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Defending life
from conception to natural death


Committee raps government over Chinese human rights, including one child policy

18 March 2003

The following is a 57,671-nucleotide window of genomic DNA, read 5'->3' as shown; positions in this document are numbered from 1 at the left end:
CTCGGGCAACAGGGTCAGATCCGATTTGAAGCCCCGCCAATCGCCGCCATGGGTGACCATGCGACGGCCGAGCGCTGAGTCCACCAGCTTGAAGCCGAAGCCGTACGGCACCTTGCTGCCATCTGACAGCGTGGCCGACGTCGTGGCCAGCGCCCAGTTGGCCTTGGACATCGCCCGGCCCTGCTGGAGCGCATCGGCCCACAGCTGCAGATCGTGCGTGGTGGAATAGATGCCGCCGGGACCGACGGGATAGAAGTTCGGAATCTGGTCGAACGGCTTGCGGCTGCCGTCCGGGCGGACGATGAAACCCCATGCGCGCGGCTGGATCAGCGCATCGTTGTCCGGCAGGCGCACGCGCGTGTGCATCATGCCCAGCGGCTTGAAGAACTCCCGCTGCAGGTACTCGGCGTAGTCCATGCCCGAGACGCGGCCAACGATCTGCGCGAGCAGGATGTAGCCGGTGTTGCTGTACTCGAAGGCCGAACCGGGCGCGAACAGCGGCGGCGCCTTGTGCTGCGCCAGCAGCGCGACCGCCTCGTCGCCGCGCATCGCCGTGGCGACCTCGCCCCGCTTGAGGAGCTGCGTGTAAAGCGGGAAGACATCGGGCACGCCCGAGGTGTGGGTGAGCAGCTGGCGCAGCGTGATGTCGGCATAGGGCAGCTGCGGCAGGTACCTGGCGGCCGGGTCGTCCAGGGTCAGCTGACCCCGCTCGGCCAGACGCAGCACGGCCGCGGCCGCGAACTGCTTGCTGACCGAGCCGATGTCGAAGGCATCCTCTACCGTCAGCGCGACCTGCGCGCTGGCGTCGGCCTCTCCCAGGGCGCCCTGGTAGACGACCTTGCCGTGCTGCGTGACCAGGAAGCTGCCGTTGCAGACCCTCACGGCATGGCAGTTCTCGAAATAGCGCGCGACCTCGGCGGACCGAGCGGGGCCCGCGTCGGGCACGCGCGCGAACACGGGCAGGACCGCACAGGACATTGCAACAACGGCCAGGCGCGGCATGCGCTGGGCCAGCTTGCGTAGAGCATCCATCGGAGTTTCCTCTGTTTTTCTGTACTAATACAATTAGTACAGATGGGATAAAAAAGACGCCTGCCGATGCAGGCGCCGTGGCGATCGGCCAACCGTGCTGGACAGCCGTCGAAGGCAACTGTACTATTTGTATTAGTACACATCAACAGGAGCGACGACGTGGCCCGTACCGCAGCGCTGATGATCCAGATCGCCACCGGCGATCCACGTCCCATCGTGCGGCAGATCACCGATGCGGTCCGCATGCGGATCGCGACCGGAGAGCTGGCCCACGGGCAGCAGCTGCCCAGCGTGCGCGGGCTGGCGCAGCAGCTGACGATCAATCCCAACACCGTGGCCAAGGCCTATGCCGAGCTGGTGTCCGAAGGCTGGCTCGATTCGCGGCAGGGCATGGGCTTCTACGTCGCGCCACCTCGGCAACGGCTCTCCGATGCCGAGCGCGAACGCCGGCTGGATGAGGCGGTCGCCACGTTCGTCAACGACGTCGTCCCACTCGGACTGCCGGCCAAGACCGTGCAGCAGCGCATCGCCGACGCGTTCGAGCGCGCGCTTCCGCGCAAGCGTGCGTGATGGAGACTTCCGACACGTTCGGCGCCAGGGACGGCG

Committee raps government over Chinese human rights, including one-child policy Westminster, 18 March 2003--The Society for the Protection of Unborn Children (SPUC) has welcomed a report which criticises the British government's slow progress in its human rights dialogue with China - including over what the Committee called the "often brutal enforcement of China's one-child policy". In its report issued today1 on the Foreign Office's Human Rights Annual Report 2002, the House of Commons Foreign Affairs Committee calls upon the Foreign Office to "present a more honest picture of what has and has not been achieved by the Dialogue," saying that the Government's "current strategy appears to be yielding few tangible results." SPUC political spokesman Anthony Ozimic commented: "We welcome this repeated criticism2 of the British government's failure to uphold the fundamental human rights of women and children - born and unborn - in China. We also welcome the submission by Amnesty International, which calls upon China to "ensure that there is no impunity for human rights violations", citing the failure of the Chinese authorities to punish population control officials who "resort to violence, torture and ill-treatment, including physically coerced abortions and sterilisation."" The report comes hot on the heels of new evidence of forced abortion in China released two weeks ago at a conference in Washington, at which U.S. House of Representatives International Relations Committee Vice Chairman Chris Smith called for the United Nations Population Fund (UNFPA) "to be held accountable in a court of law" for "aiding and abetting a dictatorship that has declared war on its women and on its unborn and newly born children, mostly girls." Last year President George W. Bush declared that US federal funding of UNFPA was illegal under US law which bans such funding for organisations complicit in coercive population control. Despite this, the European Union and EU member-states including Britain still give UNFPA tens of millions of pounds in annual funding. Mr. Ozimic concluded: "While the British government refuses to admit that its support of UNFPA's China programme is in violation of international principles protecting pregnant women agreed at Cairo3, it cannot claim to be implementing an 'ethical foreign policy'." * committee press notice, 10 March 2003 * Britain forced to face up to one-child policy, SPUC, 24 September 2002 * The International Conference on Population and Development, 1994, which is commonly interpreted as giving women protection from coercive population control

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